Wavefunction Collapse

  • Thread starter jewbinson
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  • #1
jewbinson
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Simple question.

So the energy of a particle is observed to be E_1 (for example) at time t=0.

At time t=0 the wavefunction psi(x) collapses to phi(x)exp(-i(E_1)t/h). At time t>0 the wavefunction is also in this state (right?). Is it in this state until it interacts with another particle or what? Or does it go into the state phi(x)exp(-i(E_1)t/h) when you observe it but then after it goes back into the state psi(x)? As far as I am aware it collapses into the state phi(x)exp(-i(E_1)t/h) for t=0 and stays in that state (but until when?) for t>0.
 

Answers and Replies

  • #2
cbetanco
133
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Assuming no other interactions occur with the outside world, the state will state in the energy eigenstate you measured it in (up to an unimportant phase). This is because once you measure its energy, you force it into an energy eigenstate, which only change their phase when evolved with shrodingers equation
 
  • #3
jewbinson
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Thanks.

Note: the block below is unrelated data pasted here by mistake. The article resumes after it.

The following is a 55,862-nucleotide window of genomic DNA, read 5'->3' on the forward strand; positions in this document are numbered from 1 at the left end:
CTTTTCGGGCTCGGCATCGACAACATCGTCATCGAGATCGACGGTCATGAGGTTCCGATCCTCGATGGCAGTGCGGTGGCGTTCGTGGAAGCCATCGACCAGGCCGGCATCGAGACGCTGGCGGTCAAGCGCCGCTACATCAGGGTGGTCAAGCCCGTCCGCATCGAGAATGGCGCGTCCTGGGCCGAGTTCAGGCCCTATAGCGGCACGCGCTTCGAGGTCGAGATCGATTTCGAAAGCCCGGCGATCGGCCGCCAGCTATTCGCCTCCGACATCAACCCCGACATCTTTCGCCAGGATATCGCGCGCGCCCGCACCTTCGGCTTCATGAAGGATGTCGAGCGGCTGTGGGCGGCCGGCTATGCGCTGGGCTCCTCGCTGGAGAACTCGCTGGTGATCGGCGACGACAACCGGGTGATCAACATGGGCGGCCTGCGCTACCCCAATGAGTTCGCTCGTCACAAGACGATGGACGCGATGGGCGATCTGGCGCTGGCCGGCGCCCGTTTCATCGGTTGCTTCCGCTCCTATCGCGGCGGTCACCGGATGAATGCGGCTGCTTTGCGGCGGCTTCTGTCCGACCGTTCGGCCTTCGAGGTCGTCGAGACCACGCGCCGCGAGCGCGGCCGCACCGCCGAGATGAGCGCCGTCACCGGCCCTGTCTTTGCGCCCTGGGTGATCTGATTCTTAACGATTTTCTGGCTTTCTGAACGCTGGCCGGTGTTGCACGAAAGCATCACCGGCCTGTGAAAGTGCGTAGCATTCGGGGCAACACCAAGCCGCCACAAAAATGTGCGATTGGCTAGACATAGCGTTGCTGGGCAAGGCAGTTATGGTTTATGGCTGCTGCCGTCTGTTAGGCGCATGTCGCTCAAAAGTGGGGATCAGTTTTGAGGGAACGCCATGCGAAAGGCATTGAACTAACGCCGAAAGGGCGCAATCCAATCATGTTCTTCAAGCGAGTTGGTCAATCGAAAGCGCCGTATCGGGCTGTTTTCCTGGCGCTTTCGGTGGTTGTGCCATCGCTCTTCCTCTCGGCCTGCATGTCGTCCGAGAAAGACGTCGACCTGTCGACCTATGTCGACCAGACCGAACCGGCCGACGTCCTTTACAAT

"(up to an unimportant phase)"... it's probably not unimportant is it? But I imagine it's more advanced than what I am studying now which is why you have put it to one side...
 
  • #4
cbetanco
133
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You can write any state as [itex]\Psi[/itex]=[itex]\psi[/itex] e, where [itex]\psi[/itex] and α are real. So when you calculate the probability distribution (the thing that is actually phzsically significant) you get [itex]\Psi[/itex]*[itex]\Psi[/itex]=[itex]\psi[/itex][itex]\psi[/itex]e-iαe=[itex]\psi[/itex][itex]\psi[/itex]. That is what I mean when I say the phase e is unimportant.
 
  • #5
cbetanco
133
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actually, I was wrong, [itex]\psi[/itex] does not need to be real, and in the end zou get [itex]\psi[/itex]*[itex]\psi[/itex]
 
  • #6
jewbinson
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So photons remain undisturbed (in the same state) if they don't interact with matter? Does "disturbed" include a change of a field or a change in density of an object? Would a photon ejected from a star/galaxy in red-shift relative to Earth traveling freely in space stay in the same state if it does not experience a force? If so, is this what we rely on when measuring red-shift - that the vast majority of photons from a source go through space not interacting with matter or any other field (I imagine the gravitational field has little effect on a photon actually because they have such minute mass)...?
 

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